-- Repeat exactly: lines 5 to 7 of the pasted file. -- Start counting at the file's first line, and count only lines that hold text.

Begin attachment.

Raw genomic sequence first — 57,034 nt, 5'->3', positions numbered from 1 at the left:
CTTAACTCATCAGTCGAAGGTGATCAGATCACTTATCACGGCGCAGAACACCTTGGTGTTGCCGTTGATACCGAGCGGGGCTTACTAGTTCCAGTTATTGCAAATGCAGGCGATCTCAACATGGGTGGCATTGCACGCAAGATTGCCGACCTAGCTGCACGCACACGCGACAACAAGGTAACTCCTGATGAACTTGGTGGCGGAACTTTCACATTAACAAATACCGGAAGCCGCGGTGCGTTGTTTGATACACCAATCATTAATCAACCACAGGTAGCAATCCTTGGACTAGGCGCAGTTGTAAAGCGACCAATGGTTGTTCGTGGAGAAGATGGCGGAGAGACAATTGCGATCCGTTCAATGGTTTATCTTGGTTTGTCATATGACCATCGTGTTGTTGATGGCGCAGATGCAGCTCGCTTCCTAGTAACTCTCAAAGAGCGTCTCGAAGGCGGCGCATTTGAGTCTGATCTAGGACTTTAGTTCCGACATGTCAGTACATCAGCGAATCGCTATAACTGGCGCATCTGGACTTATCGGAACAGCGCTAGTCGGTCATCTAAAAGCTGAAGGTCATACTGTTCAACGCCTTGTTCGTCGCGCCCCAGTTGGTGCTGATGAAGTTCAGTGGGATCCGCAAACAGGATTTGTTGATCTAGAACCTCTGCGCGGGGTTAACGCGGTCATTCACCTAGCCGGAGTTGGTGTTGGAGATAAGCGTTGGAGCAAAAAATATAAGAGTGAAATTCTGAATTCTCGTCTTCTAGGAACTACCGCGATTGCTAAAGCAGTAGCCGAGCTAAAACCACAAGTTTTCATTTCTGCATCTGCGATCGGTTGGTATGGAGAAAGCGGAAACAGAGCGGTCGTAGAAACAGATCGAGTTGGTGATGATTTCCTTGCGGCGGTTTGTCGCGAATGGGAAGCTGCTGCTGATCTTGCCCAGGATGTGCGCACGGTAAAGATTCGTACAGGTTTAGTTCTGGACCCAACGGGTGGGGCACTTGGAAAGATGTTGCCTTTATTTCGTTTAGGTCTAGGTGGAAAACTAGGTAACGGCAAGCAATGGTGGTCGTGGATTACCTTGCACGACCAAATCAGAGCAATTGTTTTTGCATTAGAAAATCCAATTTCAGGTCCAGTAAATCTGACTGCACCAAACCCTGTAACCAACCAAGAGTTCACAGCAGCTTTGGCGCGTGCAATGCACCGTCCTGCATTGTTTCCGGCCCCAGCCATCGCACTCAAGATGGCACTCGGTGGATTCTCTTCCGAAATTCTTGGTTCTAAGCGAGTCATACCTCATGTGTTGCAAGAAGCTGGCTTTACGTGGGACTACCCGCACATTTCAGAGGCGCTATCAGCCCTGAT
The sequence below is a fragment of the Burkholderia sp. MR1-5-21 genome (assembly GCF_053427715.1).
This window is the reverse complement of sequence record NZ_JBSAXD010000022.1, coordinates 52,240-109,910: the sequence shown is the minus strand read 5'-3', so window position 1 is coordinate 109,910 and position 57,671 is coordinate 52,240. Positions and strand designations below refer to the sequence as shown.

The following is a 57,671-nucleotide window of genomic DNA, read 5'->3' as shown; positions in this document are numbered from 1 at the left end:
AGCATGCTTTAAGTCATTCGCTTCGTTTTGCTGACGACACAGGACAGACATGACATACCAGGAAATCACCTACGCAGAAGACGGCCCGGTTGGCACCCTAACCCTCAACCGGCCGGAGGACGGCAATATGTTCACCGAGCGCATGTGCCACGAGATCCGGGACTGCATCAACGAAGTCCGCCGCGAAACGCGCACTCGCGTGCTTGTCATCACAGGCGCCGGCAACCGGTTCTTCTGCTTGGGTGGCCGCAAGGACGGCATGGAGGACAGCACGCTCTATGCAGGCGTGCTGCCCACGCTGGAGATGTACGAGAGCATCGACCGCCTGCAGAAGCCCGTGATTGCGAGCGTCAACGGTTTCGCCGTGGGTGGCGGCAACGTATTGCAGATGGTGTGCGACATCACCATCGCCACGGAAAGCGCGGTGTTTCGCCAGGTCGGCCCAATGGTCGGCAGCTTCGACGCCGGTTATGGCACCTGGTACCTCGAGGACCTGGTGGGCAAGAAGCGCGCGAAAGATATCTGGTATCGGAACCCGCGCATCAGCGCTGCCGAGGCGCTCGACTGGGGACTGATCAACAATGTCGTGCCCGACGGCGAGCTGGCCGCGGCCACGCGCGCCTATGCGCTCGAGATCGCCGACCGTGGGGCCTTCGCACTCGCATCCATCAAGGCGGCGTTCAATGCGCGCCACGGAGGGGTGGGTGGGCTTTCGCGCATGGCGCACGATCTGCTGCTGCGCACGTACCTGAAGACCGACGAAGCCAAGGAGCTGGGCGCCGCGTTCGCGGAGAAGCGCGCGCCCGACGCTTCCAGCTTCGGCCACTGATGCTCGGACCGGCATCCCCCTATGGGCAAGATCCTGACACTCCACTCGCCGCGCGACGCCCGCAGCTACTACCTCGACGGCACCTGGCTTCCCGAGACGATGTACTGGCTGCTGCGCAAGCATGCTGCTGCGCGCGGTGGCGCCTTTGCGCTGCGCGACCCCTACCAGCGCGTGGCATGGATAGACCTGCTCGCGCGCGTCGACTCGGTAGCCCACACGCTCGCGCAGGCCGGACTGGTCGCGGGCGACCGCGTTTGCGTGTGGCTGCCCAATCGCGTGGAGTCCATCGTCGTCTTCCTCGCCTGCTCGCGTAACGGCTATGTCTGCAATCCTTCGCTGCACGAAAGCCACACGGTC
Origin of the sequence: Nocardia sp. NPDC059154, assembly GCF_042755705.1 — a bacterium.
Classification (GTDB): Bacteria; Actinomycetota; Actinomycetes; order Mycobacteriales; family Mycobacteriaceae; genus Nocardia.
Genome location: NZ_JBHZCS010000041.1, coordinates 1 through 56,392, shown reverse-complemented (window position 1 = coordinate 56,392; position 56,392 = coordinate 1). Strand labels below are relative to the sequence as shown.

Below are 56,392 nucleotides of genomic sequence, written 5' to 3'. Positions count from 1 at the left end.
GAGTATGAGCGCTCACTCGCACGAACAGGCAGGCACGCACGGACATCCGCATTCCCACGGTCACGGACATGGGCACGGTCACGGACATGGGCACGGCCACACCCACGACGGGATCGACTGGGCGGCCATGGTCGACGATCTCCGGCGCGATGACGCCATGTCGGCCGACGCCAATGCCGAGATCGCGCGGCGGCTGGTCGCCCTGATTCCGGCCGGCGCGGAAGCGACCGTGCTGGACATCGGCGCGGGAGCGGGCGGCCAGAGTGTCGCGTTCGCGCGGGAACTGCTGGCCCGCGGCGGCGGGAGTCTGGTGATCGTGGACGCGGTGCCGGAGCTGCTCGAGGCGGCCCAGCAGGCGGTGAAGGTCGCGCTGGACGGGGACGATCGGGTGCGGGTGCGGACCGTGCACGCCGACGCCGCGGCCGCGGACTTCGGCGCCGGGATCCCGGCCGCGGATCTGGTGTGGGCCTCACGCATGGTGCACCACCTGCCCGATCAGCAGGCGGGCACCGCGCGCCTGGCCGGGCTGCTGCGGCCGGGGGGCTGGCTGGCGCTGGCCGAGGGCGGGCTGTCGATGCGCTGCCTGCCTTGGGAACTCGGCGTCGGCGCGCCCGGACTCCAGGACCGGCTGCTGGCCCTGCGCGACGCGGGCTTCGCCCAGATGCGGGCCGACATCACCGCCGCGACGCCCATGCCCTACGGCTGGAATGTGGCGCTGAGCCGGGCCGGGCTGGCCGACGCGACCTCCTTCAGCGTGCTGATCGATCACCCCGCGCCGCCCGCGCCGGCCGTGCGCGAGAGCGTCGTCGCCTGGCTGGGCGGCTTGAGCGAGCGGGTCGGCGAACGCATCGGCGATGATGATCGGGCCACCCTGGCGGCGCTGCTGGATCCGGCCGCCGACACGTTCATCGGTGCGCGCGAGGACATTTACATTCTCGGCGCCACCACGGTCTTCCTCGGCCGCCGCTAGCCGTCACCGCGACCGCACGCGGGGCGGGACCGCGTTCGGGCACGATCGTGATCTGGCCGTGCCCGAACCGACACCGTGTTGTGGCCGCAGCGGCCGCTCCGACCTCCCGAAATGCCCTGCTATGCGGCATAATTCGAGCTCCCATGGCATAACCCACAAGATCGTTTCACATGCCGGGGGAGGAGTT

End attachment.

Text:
The following is a 57,671-nucleotide window of genomic DNA, read 5'->3' as shown; positions in this document are numbered from 1 at the left end:
AGCATGCTTTAAGTCATTCGCTTCGTTTTGCTGACGACACAGGACAGACATGACATACCAGGAAATCACCTACGCAGAAGACGGCCCGGTTGGCACCCTAACCCTCAACCGGCCGGAGGACGGCAATATGTTCACCGAGCGCATGTGCCACGAGATCCGGGACTGCATCAACGAAGTCCGCCGCGAAACGCGCACTCGCGTGCTTGTCATCACAGGCGCCGGCAACCGGTTCTTCTGCTTGGGTGGCCGCAAGGACGGCATGGAGGACAGCACGCTCTATGCAGGCGTGCTGCCCACGCTGGAGATGTACGAGAGCATCGACCGCCTGCAGAAGCCCGTGATTGCGAGCGTCAACGGTTTCGCCGTGGGTGGCGGCAACGTATTGCAGATGGTGTGCGACATCACCATCGCCACGGAAAGCGCGGTGTTTCGCCAGGTCGGCCCAATGGTCGGCAGCTTCGACGCCGGTTATGGCACCTGGTACCTCGAGGACCTGGTGGGCAAGAAGCGCGCGAAAGATATCTGGTATCGGAACCCGCGCATCAGCGCTGCCGAGGCGCTCGACTGGGGACTGATCAACAATGTCGTGCCCGACGGCGAGCTGGCCGCGGCCACGCGCGCCTATGCGCTCGAGATCGCCGACCGTGGGGCCTTCGCACTCGCATCCATCAAGGCGGCGTTCAATGCGCGCCACGGAGGGGTGGGTGGGCTTTCGCGCATGGCGCACGATCTGCTGCTGCGCACGTACCTGAAGACCGACGAAGCCAAGGAGCTGGGCGCCGCGTTCGCGGAGAAGCGCGCGCCCGACGCTTCCAGCTTCGGCCACTGATGCTCGGACCGGCATCCCCCTATGGGCAAGATCCTGACACTCCACTCGCCGCGCGACGCCCGCAGCTACTACCTCGACGGCACCTGGCTTCCCGAGACGATGTACTGGCTGCTGCGCAAGCATGCTGCTGCGCGCGGTGGCGCCTTTGCGCTGCGCGACCCCTACCAGCGCGTGGCATGGATAGACCTGCTCGCGCGCGTCGACTCGGTAGCCCACACGCTCGCGCAGGCCGGACTGGTCGCGGGCGACCGCGTTTGCGTGTGGCTGCCCAATCGCGTGGAGTCCATCGTCGTCTTCCTCGCCTGCTCGCGTAACGGCTATGTCTGCAATCCTTCGCTGCACGAAAGCCACACGGTC
Origin of the sequence: Nocardia sp. NPDC059154, assembly GCF_042755705.1 — a bacterium.